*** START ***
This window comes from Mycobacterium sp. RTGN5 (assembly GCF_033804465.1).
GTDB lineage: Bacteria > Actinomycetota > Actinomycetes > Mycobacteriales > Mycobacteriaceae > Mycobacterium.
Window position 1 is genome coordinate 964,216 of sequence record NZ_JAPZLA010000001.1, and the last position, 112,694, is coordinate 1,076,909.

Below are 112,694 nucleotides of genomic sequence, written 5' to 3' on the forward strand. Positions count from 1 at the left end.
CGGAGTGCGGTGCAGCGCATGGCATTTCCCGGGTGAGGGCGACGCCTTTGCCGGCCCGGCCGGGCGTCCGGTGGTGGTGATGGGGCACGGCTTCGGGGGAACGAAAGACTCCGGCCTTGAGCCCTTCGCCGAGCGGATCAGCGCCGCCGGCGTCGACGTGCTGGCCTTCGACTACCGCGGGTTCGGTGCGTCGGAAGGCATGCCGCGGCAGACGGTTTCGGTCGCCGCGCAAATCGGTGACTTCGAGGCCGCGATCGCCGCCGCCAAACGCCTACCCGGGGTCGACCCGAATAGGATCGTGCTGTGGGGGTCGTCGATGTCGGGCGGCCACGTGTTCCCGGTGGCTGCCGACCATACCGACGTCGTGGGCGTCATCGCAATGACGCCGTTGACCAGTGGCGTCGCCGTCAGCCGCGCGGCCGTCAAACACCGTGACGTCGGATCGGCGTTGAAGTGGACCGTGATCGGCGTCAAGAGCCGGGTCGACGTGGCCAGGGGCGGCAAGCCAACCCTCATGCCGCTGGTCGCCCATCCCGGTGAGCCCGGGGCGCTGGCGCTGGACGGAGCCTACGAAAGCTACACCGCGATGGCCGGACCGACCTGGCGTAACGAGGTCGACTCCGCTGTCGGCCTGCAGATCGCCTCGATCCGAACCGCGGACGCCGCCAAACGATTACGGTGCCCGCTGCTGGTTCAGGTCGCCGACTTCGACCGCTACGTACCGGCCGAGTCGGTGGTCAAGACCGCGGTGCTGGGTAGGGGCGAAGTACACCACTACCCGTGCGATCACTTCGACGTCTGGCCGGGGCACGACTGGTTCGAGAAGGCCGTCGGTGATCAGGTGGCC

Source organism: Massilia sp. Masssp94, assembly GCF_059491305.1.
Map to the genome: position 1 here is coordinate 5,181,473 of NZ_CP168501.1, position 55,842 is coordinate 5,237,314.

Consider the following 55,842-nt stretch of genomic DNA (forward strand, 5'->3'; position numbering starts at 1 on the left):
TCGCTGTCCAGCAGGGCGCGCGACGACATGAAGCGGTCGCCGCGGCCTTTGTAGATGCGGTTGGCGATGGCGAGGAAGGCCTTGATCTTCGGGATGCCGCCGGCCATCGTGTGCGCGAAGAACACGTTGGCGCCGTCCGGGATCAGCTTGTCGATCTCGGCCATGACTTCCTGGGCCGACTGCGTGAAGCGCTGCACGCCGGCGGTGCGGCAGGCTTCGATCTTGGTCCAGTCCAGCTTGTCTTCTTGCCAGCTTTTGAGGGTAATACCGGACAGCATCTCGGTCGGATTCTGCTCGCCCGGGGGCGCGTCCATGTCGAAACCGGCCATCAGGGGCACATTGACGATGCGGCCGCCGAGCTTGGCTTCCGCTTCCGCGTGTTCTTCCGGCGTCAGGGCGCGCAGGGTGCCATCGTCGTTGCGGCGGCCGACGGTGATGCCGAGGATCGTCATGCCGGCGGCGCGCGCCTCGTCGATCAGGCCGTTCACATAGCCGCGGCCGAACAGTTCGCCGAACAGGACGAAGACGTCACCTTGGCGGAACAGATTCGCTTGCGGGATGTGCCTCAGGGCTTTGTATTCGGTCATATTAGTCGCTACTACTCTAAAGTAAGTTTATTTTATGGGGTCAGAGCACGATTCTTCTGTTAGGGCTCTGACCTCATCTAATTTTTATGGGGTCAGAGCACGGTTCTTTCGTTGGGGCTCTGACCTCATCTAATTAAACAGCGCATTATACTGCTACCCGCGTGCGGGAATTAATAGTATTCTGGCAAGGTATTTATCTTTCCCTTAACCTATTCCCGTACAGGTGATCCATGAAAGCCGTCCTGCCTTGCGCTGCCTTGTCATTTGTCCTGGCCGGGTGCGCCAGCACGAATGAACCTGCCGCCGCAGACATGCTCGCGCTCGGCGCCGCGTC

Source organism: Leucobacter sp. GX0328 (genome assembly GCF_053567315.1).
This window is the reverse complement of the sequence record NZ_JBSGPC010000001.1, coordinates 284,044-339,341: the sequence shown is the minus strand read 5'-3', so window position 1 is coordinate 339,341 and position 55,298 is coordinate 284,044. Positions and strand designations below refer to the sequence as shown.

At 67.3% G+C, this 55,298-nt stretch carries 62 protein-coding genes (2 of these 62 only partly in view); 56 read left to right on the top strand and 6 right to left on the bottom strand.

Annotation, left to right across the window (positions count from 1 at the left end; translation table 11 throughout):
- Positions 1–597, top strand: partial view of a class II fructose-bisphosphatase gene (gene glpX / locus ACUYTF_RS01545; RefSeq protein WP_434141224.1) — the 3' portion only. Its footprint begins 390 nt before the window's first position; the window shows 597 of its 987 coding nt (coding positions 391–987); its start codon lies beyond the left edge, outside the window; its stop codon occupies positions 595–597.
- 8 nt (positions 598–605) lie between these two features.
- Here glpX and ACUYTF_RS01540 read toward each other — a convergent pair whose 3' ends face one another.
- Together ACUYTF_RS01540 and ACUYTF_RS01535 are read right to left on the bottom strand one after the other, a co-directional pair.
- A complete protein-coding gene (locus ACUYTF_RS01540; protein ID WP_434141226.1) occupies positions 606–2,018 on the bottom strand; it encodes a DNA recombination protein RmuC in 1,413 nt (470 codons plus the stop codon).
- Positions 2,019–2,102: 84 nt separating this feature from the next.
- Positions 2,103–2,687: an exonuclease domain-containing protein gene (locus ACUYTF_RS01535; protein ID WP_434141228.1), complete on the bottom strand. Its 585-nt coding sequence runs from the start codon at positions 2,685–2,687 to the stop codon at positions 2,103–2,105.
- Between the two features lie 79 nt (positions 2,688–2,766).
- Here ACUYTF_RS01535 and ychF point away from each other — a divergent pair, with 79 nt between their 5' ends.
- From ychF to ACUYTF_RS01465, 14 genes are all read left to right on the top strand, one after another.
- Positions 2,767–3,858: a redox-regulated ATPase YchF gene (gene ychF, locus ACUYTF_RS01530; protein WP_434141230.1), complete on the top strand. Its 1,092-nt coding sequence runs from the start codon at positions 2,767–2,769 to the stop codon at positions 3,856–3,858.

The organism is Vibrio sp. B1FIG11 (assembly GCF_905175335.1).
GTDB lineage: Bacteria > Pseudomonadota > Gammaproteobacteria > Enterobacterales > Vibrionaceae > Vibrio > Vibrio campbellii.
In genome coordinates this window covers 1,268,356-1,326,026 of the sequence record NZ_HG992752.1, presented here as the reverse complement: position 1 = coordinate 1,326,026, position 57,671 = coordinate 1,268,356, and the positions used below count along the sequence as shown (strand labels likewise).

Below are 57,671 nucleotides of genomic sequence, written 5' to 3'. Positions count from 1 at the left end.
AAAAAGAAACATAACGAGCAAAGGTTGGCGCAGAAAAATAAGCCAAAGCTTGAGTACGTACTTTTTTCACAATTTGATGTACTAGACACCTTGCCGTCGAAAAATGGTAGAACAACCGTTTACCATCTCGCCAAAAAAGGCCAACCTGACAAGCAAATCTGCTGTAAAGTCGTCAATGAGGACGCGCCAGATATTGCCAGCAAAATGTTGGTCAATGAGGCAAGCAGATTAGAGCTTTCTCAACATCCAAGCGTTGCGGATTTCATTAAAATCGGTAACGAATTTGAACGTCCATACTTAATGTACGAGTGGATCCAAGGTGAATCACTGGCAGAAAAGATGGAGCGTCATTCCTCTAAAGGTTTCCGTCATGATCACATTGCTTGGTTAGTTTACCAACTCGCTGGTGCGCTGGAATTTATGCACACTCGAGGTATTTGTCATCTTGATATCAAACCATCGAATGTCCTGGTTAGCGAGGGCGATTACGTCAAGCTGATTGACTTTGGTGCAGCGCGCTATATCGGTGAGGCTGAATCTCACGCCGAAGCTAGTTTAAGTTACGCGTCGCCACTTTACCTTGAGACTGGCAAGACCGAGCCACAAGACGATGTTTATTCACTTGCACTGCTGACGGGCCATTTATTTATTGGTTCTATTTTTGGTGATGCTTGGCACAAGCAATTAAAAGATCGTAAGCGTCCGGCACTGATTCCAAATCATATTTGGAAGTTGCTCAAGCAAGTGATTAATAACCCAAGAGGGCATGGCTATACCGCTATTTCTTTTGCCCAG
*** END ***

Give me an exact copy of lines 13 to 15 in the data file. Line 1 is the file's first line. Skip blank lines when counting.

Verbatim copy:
Annotation, left to right across the window (positions count from 1 at the left end; translation table 11 throughout):
- Positions 1–597, top strand: partial view of a class II fructose-bisphosphatase gene (gene glpX / locus ACUYTF_RS01545; RefSeq protein WP_434141224.1) — the 3' portion only. Its footprint begins 390 nt before the window's first position; the window shows 597 of its 987 coding nt (coding positions 391–987); its start codon lies beyond the left edge, outside the window; its stop codon occupies positions 595–597.
- 8 nt (positions 598–605) lie between these two features.